Job evaluation is a systematic and objective process used by companies to compare jobs within their organization to assess the relative value or worth of each job. This is unrelated to performance reviews, as the goal is to evaluate the job itself, not the person who is performing the job.
Job evaluation typically occurs early in the process of creating a compensation system for an organization. The goal is to make a comparison between jobs to assess their relative worth for the purpose of establishing a logical pay structure. It may be compared to or used in conjunction with market pricing, which uses the labor market to set the value of jobs. An effective job evaluation system determines the best rate of pay for a position and develops a broad job description that adapts to a company’s needs as they change over time. There are a number of ways to approach job evaluation, but there are four primary methods that all HR professionals should know.
The four primary methods of job evaluations used to set compensation levels are point factor, factor comparison, job ranking, and job classification. The first two are quantitative and the latter two are non-quantitative. The difference between the two is: In quantitative methods, the key factors of a job are selected and then measured. In non-quantitative methods, a job is compared as a whole with other jobs in the organization.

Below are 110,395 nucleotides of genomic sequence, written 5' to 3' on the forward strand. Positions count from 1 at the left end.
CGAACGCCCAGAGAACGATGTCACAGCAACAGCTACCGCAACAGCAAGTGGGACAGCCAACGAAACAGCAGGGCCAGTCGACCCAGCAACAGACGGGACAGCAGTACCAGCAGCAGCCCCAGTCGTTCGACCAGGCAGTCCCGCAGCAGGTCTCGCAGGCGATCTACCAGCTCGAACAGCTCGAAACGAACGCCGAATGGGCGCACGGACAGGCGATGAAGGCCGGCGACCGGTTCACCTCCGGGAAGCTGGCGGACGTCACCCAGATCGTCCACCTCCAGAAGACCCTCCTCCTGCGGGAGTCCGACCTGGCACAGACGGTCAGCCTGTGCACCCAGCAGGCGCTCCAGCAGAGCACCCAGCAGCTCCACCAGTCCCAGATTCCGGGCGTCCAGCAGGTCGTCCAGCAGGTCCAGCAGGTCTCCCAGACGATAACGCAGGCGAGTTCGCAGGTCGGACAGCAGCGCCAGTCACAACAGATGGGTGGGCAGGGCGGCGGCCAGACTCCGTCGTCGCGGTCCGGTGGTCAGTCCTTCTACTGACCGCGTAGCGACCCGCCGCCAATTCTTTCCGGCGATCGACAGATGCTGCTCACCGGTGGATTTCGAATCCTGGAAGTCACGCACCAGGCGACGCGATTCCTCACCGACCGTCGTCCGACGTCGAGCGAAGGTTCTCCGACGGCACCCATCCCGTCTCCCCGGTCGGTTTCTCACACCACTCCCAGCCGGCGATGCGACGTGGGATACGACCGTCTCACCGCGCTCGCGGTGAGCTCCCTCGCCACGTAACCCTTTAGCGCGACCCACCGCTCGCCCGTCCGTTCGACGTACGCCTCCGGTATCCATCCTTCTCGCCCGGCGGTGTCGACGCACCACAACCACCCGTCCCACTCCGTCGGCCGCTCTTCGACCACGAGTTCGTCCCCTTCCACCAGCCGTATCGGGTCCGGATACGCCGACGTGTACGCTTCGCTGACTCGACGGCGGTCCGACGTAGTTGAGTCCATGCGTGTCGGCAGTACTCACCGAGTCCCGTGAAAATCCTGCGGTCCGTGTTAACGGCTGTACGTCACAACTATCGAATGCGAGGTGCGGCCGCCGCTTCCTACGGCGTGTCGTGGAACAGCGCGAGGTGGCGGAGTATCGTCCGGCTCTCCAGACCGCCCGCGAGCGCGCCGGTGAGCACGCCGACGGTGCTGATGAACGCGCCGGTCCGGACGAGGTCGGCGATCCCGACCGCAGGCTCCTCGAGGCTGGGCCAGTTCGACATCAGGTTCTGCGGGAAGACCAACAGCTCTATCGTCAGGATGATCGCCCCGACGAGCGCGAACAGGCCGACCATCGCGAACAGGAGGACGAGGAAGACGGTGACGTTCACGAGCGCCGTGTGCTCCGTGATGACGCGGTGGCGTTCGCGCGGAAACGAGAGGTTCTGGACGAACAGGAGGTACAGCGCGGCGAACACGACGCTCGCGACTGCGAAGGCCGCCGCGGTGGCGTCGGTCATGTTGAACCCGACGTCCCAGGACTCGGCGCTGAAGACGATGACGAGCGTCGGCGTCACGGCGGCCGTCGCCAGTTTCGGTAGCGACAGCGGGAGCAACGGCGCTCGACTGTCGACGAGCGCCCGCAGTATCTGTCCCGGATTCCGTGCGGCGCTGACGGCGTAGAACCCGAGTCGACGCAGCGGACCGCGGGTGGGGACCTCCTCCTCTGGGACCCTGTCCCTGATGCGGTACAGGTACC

Point factor comparison
This approach breaks down jobs into compensable factors identified during a job analysis. Points are assigned to the factors, and a pay structure is established for the position. The jobs with the highest points garner the highest pay. By comparing the jobs, the rank order of importance of each can be established.
The factor comparison method represents a combination of ranking and points factor methods. Jobs with similar responsibilities within the organization are identified to set benchmarks. Identifiable factors for. . .